Arizona’s new immigration laws have caused a firestorm of controversy, and with boycotts of the state being called for by opponents of the new measures, Arizona’s strong tech industry could take a hit. According to a Computerworld report, San Francisco Mayor Gavin Newsom is already calling for his city’s IT staff to avoid products from Arizona, and more such proclamations, both large and small, are expected.
What’s the scope of the potential threat to Arizona’s tech business?
Arizona remains a major center for semiconductor manufacturing in the United States, employing 21,000 people in 2008, the most recent data available, according to TechAmerica, an industry group. Intel says it has 10,000 employees in Arizona alone, according to an undated post on its Web site. Overall, Arizona’s tech industry employs some 116,400 workers, according to TechAmerica.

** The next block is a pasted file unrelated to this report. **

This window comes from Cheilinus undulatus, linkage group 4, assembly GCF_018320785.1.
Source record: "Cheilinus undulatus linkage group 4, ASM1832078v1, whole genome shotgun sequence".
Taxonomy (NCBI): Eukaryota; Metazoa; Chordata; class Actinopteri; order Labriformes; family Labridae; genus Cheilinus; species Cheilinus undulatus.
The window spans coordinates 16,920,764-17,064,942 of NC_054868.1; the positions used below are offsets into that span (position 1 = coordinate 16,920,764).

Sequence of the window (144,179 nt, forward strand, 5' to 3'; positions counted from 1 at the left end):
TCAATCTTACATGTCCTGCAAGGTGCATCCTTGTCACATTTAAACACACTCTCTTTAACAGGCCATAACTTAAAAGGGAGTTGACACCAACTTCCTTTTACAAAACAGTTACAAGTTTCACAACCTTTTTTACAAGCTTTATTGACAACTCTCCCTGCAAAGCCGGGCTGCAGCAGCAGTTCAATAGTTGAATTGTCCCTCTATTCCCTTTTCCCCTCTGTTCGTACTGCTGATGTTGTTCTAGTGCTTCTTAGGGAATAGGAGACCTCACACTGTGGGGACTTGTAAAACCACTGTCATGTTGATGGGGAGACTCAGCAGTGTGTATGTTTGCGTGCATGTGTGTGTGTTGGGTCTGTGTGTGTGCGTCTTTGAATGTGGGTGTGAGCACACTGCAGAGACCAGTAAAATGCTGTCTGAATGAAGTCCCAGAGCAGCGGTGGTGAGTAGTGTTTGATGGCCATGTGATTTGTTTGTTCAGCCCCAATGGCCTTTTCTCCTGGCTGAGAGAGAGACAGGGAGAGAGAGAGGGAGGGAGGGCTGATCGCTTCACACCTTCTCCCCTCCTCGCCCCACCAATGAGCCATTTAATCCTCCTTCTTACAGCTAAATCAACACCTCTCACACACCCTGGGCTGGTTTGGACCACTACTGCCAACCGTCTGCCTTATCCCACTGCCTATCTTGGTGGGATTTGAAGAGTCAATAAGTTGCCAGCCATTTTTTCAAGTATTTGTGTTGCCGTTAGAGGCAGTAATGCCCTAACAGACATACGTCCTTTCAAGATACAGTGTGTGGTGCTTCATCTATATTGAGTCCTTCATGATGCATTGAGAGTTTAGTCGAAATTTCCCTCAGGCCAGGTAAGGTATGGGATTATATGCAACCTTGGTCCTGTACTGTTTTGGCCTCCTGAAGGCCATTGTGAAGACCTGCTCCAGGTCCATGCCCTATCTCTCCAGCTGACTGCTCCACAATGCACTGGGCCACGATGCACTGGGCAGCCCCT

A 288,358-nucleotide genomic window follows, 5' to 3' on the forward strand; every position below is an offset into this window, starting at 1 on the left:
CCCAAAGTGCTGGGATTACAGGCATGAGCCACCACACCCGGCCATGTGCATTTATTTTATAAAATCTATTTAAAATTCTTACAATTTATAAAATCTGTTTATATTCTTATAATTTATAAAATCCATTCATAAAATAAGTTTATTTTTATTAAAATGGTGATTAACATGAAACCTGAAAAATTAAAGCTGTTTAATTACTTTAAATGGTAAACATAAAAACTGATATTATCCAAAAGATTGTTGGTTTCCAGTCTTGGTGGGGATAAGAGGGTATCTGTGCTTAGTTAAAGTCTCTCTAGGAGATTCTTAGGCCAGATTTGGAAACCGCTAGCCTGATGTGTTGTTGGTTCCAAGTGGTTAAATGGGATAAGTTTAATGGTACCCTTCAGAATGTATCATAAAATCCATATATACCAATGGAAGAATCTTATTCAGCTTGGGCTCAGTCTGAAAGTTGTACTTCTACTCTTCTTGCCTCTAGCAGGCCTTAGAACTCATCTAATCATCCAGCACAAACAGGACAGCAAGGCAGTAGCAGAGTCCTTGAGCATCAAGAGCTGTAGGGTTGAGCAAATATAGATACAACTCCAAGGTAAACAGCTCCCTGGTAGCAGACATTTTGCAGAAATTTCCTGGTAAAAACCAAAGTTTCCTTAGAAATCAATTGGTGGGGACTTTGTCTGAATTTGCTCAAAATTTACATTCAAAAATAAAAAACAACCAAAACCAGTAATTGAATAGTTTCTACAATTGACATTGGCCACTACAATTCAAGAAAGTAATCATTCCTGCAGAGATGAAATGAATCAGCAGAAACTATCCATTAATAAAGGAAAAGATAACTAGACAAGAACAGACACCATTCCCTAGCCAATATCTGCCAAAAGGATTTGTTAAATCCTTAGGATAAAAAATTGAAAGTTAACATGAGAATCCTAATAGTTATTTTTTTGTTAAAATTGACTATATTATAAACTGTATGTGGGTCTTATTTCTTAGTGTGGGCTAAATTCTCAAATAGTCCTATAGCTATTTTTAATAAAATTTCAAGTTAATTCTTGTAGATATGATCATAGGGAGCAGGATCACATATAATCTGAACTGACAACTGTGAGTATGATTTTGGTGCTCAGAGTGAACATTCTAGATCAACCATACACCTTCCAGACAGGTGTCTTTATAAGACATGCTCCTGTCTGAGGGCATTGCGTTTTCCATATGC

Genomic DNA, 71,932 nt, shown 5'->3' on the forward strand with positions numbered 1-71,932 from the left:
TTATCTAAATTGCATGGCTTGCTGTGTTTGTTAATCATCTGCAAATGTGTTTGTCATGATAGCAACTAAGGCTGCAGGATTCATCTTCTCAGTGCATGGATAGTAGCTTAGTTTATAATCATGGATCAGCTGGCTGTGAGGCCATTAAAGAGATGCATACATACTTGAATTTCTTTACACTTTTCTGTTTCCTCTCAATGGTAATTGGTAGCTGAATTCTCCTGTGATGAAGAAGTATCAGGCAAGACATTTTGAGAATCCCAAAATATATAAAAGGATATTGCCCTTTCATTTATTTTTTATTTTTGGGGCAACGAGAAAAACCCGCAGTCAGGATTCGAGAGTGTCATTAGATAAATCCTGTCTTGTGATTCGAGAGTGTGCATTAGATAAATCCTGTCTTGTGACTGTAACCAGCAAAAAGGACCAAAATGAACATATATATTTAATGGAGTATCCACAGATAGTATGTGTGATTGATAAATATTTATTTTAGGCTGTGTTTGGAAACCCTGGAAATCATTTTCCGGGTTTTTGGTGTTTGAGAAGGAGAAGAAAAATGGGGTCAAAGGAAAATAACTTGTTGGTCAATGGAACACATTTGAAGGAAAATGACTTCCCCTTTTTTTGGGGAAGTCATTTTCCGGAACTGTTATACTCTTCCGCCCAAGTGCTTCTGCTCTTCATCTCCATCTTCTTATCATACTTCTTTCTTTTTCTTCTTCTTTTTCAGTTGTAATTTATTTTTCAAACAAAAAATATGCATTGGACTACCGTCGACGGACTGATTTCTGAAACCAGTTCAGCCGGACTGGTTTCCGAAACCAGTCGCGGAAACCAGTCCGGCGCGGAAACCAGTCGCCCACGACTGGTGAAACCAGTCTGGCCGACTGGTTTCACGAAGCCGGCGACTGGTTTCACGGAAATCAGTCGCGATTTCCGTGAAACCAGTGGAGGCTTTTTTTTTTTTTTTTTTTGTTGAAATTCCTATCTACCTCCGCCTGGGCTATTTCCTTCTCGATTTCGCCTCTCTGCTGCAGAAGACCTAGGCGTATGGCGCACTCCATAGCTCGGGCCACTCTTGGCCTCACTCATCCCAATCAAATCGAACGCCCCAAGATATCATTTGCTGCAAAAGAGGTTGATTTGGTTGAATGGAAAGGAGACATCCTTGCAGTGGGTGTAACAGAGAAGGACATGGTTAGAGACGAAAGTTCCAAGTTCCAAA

Local tech officials interviewed by Computerworld expect any impact to be short-lived. "For the most part, people are overreacting to what’s happened and not focusing on the real issue, which is that we need comprehensive immigration reform in the United States," said Steven Zylstra, president and CEO Arizona Technology Council
There’s also the chance that legal H-1B workers could feel uncomfortable moving to- or staying in- the state, and that any resulting brain drain could cause problems. But again, local experts insist that such effects would be minor and not long-lasting. Still, as one foreign worker points out, it’s both "scary and painful" to have to carry documentation around all the time simply to avoid potential problems.